From seamstress to rich industrialist to kidnap victim and cultural icon, Nell Donnelly Reed lived the most fascinating 102 years of anyone who ever called Kansas City home.
Let’s begin with seamstress, which set everything else in motion.
“Nelly Don” made dresses, great ones. Not ritzy fashion for the runway but smart and wildly popular dresses for everyday women.
During the height of her success, “every 15 seconds somewhere in the world a Nelly Don dress was purchased,” said filmmaker Terence O’Malley in a TV documentary about her.
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Employing as many as 1,200 in Kansas City’s thriving garment industry, she offered benefits that kept stitchers happy, healthy and educated.
And she did such things beginning around the 1920s, when women weren’t expected to do them.
Hang on. We’ll eventually get to her kidnapping.
She was born Ellen Quinlan in Parsons, Kan. Twelve siblings called her “Nell.” She mended clothes for her family and made dresses for her dolls.
At age 17 she came to Kansas City and married Paul F. Donnelly, a fellow tenant at her boarding house.
Paul was credit manager for a shoe company. He supported Nell’s desire to pursue a college education. She graduated from Lindenwood College in St. Charles, Mo., before revolutionizing the apparel industry.
It started with her own wardrobe.
Rejecting the drab and shapeless house dresses of the period, Nell Donnelly made for herself form-fitting clothes that wowed the women in her neighborhood.
“I’m sure the word ‘sexy’ never entered into it, but possibly that is what it was,” observed the late historian Jane Flynn, author of “Kansas City Women of Independent Minds.”
Nelly Don in 1916 arranged to sell 18 dozen dresses to the George B. Peck Dry Goods Co. in Kansas City. She bought two electric sewing machines, hired two helpers and they started stitching from her bungalow near 31st and Montgall streets.
When husband Paul came home from World War I, he found his wife’s enterprise had grown to 18 employees and $250,000 in sales.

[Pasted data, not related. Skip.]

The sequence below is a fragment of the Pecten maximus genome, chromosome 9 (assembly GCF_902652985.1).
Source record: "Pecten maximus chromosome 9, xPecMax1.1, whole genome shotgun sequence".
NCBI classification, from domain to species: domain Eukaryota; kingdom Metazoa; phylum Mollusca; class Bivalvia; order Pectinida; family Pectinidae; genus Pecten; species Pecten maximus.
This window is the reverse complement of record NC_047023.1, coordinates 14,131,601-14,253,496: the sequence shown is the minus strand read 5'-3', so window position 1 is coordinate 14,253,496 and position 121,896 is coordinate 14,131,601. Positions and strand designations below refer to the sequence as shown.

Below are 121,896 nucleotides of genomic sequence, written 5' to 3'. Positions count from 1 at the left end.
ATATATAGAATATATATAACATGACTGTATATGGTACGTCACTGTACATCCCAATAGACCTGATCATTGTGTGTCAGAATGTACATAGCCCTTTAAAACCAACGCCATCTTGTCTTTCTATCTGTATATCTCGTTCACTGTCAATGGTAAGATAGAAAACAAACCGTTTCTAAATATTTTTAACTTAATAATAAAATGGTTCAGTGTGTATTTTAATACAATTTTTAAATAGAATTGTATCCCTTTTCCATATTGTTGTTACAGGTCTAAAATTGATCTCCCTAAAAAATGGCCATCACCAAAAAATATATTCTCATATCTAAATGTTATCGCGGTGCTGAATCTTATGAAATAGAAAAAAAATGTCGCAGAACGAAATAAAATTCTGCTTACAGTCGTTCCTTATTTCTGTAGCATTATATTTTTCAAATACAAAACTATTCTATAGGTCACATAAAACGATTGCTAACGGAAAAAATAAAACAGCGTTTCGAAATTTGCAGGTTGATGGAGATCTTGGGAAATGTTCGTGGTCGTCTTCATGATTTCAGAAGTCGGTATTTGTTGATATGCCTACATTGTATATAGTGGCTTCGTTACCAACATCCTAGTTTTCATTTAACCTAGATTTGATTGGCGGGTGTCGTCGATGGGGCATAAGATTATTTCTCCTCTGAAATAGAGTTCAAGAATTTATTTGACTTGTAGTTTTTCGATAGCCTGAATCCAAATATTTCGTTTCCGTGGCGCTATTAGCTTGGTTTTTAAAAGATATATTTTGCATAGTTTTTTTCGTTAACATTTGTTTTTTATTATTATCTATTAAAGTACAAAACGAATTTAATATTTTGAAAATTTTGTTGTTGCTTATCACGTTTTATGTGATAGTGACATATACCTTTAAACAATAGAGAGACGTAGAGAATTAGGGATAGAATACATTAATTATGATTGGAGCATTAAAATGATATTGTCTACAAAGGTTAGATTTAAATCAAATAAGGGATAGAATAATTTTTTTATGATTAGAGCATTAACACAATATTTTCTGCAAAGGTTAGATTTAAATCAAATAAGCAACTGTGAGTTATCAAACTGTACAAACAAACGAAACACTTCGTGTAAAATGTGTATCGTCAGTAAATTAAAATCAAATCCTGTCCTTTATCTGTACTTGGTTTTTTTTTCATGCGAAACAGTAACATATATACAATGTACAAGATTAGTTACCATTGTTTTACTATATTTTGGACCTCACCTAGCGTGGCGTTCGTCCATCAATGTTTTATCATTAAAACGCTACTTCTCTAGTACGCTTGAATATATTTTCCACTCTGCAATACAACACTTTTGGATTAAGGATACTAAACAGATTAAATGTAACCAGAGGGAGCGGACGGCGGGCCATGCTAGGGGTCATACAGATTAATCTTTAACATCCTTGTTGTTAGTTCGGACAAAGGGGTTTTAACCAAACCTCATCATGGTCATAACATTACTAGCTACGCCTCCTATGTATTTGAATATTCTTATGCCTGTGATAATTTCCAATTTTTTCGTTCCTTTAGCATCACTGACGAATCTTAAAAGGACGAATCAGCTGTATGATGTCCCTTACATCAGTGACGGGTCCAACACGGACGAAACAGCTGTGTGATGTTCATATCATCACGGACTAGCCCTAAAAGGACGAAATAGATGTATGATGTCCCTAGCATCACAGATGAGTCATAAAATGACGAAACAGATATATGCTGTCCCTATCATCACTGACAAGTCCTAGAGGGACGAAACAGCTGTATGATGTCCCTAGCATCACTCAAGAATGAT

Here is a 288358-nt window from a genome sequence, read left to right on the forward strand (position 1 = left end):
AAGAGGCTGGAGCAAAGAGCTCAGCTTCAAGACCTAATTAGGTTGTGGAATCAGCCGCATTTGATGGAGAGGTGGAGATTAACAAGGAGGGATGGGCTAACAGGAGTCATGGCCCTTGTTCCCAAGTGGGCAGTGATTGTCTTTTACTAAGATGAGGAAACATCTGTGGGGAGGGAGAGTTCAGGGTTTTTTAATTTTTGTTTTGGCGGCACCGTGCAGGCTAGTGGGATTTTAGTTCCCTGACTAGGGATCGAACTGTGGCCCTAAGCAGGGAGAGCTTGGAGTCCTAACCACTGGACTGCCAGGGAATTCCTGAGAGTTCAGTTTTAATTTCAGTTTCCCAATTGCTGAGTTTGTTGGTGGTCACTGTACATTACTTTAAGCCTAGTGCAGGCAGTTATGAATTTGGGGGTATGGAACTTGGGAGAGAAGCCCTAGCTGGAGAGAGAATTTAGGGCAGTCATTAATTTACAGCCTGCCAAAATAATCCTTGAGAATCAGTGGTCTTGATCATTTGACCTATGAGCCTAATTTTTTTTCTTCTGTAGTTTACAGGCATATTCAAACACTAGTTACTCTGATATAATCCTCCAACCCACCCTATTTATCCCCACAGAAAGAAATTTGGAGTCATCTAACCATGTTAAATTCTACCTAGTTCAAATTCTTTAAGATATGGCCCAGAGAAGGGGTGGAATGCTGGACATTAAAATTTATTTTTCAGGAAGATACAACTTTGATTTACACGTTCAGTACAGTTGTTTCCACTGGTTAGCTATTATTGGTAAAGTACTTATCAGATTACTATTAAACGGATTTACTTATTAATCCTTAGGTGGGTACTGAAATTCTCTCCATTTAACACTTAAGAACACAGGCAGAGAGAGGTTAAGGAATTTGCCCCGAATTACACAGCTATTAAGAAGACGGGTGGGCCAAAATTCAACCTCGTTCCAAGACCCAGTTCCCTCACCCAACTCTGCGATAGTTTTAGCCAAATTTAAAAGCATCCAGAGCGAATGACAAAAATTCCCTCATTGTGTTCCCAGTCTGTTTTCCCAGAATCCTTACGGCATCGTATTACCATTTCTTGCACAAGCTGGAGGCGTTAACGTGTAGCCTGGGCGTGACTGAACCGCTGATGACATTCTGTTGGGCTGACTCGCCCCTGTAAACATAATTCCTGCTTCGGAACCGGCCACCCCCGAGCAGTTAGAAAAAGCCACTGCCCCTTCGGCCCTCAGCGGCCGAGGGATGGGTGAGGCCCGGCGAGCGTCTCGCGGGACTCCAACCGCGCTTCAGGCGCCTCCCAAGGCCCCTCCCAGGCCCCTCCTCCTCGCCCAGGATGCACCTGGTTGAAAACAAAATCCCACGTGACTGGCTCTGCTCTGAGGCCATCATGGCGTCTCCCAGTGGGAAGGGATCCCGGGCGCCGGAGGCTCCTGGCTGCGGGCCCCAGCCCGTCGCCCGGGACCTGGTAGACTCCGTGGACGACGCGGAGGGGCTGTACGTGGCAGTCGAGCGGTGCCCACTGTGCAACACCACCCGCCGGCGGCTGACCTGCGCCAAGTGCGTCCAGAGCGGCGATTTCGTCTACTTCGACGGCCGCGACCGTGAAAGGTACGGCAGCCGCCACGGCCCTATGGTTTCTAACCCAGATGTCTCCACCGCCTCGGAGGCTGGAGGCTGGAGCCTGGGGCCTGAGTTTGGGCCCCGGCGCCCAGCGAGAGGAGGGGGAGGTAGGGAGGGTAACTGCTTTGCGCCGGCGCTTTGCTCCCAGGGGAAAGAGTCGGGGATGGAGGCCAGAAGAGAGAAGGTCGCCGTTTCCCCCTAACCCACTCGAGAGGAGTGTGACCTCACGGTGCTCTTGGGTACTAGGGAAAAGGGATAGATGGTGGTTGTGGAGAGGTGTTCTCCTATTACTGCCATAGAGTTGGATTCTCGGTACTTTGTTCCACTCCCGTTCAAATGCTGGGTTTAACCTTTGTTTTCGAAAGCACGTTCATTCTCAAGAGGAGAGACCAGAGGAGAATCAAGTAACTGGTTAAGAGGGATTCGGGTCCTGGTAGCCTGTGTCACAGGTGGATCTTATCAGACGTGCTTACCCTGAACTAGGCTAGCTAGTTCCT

Paul and Nell built the Donnelly Garment Co. together. Paul officially was the company’s chief executive, but Nell kept the product moving.
Nell wore a size 16. She once said her aim was to allow women large and small to “look pretty when they are washing dishes.”
She designed the Handy Dandy Apron with pockets, which almost all of her dresses had.
According to a Kansas City Star profile in 1931:
“Mrs. Donnelly went to Paris and Vienna for the loveliest textile designs she could find, soft in color, graceful in motif. She translated them to her own designs, into color-fast fabrics with luxurious finish which would withstand much tubbing.”
The dresses were modestly priced, which allowed the Donnelly Garment Co. to prosper even through the Great Depression.
In the most tumultuous of times, Kansas City became a ready-to-wear manufacturing center with the Donnelly company its crown jewel. It boasted paying the best wages in the industry.
Nine out of 10 Donnelly company workers were women, and for decades they voted against unionizing.
Nelly Don provided her workers life insurance and on-site medical care. In 1939 her factory was one of the first in Kansas City with air conditioning.
She offered free tuition for night courses and awarded college scholarships to her employees’ children.
Fortune Magazine named her America’s most successful businesswoman.
Which accounts for the kidnapping.
In December 1931 headlines nationwide erupted with news of Nelly Don’s abduction. She and her chauffeur, George Blair, were rustled by three gangsters outside her home, now the National Museum of Toys and Miniatures on Oak Street.
The crooks demanded a $75,000 ransom from Paul Donnelly. They threatened to blind her and kill Blair.
Paul Donnelly turned the matter over to an able next-door neighbor named James A. Reed.
James A. Reed — former mayor, U.S. senator and three-time Democratic presidential candidate. He was close to Tom Pendergast, the boss of Kansas City’s political machine in the 1920s and ’30s.
He negotiated with the local mob to have Nelly Don and chauffeur Blair freed within 35 hours of their capture.
Even before that deal, Nell and James A. Reed had become intimate with each other. Sometime in 1931, Sen. Reed, then 70, got Nelly Don pregnant.
She was 42 when her only child, David, was born. She divorced Paul Donnelly two years later. (He reportedly was an alcoholic and manic depressive who had cheated on her.)
Nelly Don married James A. Reed in 1933.
During World War II the Donnelly Garment Co. expanded its product line to include coveralls for Rosie the Riveter.
Nell Donnelly Reed sold the enterprise in 1956 and absorbed herself in civic affairs.
She served on the Kansas City public school board throughout the 1960s. In the 1970s she sat on boards of the Kansas City Art Institute, Midwest Research Institute and Starlight Theater Association.
In 1981 she resurfaced in the news by shooting a seven-point buck. She was 92.
Before her death a decade later, she donated to the state 800 acres, now the James A. Reed Memorial Wildlife Area.
As for tributes in her name, there remain a faded few. You can search eBay for collectible clothing bearing “Nelly Don” tags.